From Gmail to Global Warming Skeptics (With a Single Click)

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global%20warming.jpgUpon logging into my Gmail account this morning, what should I find in the “sponsored link” spot above my inbox but the following message:

“Global warming is not a crisis! Gore won’t debate.”

Intrigued, I clicked on the link and found myself at the website of the Heartland Institute, a Chicago-based think tank whose mission is “to discover and promote free-market solutions to social and economic problems.”

The site is full of all sorts of treats, including a video clip from Hannity & Colmes in which a Heartland Institute senior fellow (pricelessly named James Taylor) trots out all the usual flimsy climate-change-is-a-hoax arguments. Also featured on the site is the Global Warming Test. The first question: “Global warming is a real phenomenon: Earth’s temperature is increasing.” True or false? (False, obviously. “Don’t panic when you hear global alarmists warning the Earth may have warmed almost 1 degree in the last 200 years,” the answer reads. “Although this still hasn’t yet been proven, it is in fact exactly what should be happening if everything is normal.”)

According to SourceWatch, the Heartland Institute has ties to the tobacco industry. The group has also received contributions from ExxonMobil (MoJo included them in our list of think tanks in bed with ExxonMobil in 2005).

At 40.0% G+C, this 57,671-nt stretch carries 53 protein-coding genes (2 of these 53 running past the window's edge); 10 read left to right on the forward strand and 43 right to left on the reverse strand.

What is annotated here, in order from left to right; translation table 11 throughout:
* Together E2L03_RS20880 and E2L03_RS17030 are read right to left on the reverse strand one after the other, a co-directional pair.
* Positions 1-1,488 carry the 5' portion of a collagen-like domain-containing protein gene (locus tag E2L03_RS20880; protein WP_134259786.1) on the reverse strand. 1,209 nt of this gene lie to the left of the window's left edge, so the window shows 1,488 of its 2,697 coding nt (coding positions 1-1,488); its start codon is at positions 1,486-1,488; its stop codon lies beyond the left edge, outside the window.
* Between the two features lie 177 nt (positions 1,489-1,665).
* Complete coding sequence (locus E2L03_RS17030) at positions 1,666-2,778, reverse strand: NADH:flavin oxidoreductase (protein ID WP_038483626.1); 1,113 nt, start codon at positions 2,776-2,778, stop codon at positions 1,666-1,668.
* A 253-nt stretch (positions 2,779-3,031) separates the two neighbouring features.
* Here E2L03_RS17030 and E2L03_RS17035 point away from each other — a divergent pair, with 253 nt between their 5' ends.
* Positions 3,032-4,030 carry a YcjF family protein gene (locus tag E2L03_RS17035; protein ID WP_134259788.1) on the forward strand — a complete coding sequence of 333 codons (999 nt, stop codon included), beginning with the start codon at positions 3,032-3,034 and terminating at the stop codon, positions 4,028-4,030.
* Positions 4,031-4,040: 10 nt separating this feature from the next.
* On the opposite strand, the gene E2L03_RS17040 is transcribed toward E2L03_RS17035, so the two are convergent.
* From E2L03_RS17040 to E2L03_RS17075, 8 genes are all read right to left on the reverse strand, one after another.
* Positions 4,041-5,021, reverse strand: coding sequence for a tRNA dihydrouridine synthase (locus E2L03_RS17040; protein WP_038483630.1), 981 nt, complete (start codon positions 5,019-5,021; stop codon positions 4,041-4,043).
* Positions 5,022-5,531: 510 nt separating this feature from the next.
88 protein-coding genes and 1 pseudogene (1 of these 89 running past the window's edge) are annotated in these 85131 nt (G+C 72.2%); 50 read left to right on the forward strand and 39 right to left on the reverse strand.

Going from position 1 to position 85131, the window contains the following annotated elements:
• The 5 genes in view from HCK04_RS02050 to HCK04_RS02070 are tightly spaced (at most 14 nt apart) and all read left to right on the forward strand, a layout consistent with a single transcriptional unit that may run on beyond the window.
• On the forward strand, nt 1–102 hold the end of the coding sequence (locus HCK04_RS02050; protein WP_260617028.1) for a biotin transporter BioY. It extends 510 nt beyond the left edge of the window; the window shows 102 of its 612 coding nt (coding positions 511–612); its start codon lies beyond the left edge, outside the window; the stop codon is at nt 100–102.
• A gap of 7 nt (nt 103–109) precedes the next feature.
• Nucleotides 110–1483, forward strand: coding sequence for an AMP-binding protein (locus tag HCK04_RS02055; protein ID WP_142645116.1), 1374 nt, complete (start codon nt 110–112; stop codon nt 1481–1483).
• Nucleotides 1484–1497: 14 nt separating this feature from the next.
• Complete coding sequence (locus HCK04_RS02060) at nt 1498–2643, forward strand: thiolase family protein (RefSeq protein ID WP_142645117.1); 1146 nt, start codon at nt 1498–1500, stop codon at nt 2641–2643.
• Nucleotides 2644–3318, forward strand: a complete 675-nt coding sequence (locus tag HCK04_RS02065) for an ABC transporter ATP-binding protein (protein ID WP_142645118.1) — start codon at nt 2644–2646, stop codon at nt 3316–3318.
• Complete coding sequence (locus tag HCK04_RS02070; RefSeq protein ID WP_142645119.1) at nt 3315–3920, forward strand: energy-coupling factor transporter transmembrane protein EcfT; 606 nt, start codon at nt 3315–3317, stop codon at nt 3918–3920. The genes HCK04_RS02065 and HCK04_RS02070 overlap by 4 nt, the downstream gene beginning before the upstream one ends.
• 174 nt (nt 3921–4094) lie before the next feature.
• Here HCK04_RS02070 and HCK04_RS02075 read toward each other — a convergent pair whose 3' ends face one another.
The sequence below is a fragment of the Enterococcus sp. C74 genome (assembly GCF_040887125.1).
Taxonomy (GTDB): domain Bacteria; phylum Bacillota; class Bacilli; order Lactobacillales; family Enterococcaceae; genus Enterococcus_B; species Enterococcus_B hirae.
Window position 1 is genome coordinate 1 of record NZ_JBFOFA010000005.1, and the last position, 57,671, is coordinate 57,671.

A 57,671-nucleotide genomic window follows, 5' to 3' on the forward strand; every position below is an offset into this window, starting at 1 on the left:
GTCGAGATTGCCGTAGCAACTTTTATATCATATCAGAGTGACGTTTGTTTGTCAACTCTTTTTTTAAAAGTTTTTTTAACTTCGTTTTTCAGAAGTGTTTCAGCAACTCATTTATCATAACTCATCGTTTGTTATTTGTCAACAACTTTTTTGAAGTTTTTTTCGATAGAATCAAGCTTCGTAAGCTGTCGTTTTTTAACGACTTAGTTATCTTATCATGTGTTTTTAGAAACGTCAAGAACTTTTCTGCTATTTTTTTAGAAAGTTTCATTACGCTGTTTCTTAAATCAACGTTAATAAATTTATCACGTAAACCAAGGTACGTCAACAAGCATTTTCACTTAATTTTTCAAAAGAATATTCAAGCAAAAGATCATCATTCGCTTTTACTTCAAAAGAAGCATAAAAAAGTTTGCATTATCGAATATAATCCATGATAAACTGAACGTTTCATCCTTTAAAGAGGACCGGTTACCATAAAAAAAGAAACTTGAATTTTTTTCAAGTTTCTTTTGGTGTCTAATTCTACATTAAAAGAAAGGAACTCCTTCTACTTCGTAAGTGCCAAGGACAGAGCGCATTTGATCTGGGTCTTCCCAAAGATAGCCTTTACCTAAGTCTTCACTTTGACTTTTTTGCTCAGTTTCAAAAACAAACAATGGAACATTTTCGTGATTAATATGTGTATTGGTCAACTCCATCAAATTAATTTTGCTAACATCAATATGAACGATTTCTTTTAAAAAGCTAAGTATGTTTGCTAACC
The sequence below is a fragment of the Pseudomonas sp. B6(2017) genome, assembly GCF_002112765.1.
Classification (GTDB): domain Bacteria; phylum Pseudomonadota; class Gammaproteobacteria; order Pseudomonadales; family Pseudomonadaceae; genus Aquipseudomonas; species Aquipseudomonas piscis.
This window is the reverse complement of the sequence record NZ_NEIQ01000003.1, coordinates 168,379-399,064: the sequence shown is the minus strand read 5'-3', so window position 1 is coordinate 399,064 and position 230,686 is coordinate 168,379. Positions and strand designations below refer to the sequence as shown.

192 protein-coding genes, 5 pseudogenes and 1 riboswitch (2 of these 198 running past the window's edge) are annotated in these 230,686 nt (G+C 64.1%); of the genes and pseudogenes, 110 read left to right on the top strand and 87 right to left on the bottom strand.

As a longtime Gmail user, I’m used to weird ads. (Just today, in fact, an e-mail from a friend about a Halloween costume was accompanied by an ad for a company that makes diapers and clothes for pet birds.) But Global Warming Heartland is not funny-weird, it’s irritating-weird. I’m left wondering how exactly the Google ad process works—and what keywords in my e-mail could possibly have invited the Heartland Institute to perch above my inbox.

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WE'LL BE BLUNT

We need to start raising significantly more in donations from our online community of readers, especially from those who read Mother Jones regularly but have never decided to pitch in because you figured others always will. We also need long-time and new donors, everyone, to keep showing up for us.

In "It's Not a Crisis. This Is the New Normal," we explain, as matter-of-factly as we can, what exactly our finances look like, how brutal it is to sustain quality journalism right now, what makes Mother Jones different than most of the news out there, and why support from readers is the only thing that keeps us going. Despite the challenges, we're optimistic we can increase the share of online readers who decide to donate—starting with hitting an ambitious $300,000 goal in just three weeks to make sure we can finish our fiscal year break-even in the coming months.

Please learn more about how Mother Jones works and our 47-year history of doing nonprofit journalism that you don't elsewhere—and help us do it with a donation if you can. We've already cut expenses and hitting our online goal is critical right now.

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